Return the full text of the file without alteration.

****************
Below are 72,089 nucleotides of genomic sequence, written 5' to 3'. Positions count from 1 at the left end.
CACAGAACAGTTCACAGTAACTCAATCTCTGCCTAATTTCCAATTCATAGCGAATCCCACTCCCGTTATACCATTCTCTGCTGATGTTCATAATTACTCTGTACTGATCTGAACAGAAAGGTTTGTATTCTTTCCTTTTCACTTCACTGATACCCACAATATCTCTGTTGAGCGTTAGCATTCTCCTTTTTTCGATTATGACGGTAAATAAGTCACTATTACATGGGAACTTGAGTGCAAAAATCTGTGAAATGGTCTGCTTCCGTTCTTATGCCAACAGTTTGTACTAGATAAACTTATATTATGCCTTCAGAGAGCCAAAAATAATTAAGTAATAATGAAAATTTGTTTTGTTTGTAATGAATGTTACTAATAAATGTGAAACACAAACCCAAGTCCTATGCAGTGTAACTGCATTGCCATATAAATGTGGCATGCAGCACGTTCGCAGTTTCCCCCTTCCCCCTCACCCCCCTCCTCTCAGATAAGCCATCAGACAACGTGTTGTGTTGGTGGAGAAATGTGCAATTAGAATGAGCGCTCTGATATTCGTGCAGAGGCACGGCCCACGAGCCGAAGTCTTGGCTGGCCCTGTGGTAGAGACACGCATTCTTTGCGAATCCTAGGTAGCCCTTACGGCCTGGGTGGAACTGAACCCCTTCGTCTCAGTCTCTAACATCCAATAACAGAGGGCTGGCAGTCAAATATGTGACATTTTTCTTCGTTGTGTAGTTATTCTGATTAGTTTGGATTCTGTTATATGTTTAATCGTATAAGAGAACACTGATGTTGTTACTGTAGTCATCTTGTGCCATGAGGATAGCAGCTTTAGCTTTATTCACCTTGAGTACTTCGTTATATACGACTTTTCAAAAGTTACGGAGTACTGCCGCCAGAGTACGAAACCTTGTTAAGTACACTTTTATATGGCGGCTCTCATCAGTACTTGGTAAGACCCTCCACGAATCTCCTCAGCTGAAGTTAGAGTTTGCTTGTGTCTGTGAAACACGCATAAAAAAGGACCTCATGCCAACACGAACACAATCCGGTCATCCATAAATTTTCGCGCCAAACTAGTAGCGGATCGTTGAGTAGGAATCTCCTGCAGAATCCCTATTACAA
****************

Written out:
Below are 72,089 nucleotides of genomic sequence, written 5' to 3'. Positions count from 1 at the left end.
CACAGAACAGTTCACAGTAACTCAATCTCTGCCTAATTTCCAATTCATAGCGAATCCCACTCCCGTTATACCATTCTCTGCTGATGTTCATAATTACTCTGTACTGATCTGAACAGAAAGGTTTGTATTCTTTCCTTTTCACTTCACTGATACCCACAATATCTCTGTTGAGCGTTAGCATTCTCCTTTTTTCGATTATGACGGTAAATAAGTCACTATTACATGGGAACTTGAGTGCAAAAATCTGTGAAATGGTCTGCTTCCGTTCTTATGCCAACAGTTTGTACTAGATAAACTTATATTATGCCTTCAGAGAGCCAAAAATAATTAAGTAATAATGAAAATTTGTTTTGTTTGTAATGAATGTTACTAATAAATGTGAAACACAAACCCAAGTCCTATGCAGTGTAACTGCATTGCCATATAAATGTGGCATGCAGCACGTTCGCAGTTTCCCCCTTCCCCCTCACCCCCCTCCTCTCAGATAAGCCATCAGACAACGTGTTGTGTTGGTGGAGAAATGTGCAATTAGAATGAGCGCTCTGATATTCGTGCAGAGGCACGGCCCACGAGCCGAAGTCTTGGCTGGCCCTGTGGTAGAGACACGCATTCTTTGCGAATCCTAGGTAGCCCTTACGGCCTGGGTGGAACTGAACCCCTTCGTCTCAGTCTCTAACATCCAATAACAGAGGGCTGGCAGTCAAATATGTGACATTTTTCTTCGTTGTGTAGTTATTCTGATTAGTTTGGATTCTGTTATATGTTTAATCGTATAAGAGAACACTGATGTTGTTACTGTAGTCATCTTGTGCCATGAGGATAGCAGCTTTAGCTTTATTCACCTTGAGTACTTCGTTATATACGACTTTTCAAAAGTTACGGAGTACTGCCGCCAGAGTACGAAACCTTGTTAAGTACACTTTTATATGGCGGCTCTCATCAGTACTTGGTAAGACCCTCCACGAATCTCCTCAGCTGAAGTTAGAGTTTGCTTGTGTCTGTGAAACACGCATAAAAAAGGACCTCATGCCAACACGAACACAATCCGGTCATCCATAAATTTTCGCGCCAAACTAGTAGCGGATCGTTGAGTAGGAATCTCCTGCAGAATCCCTATTACAA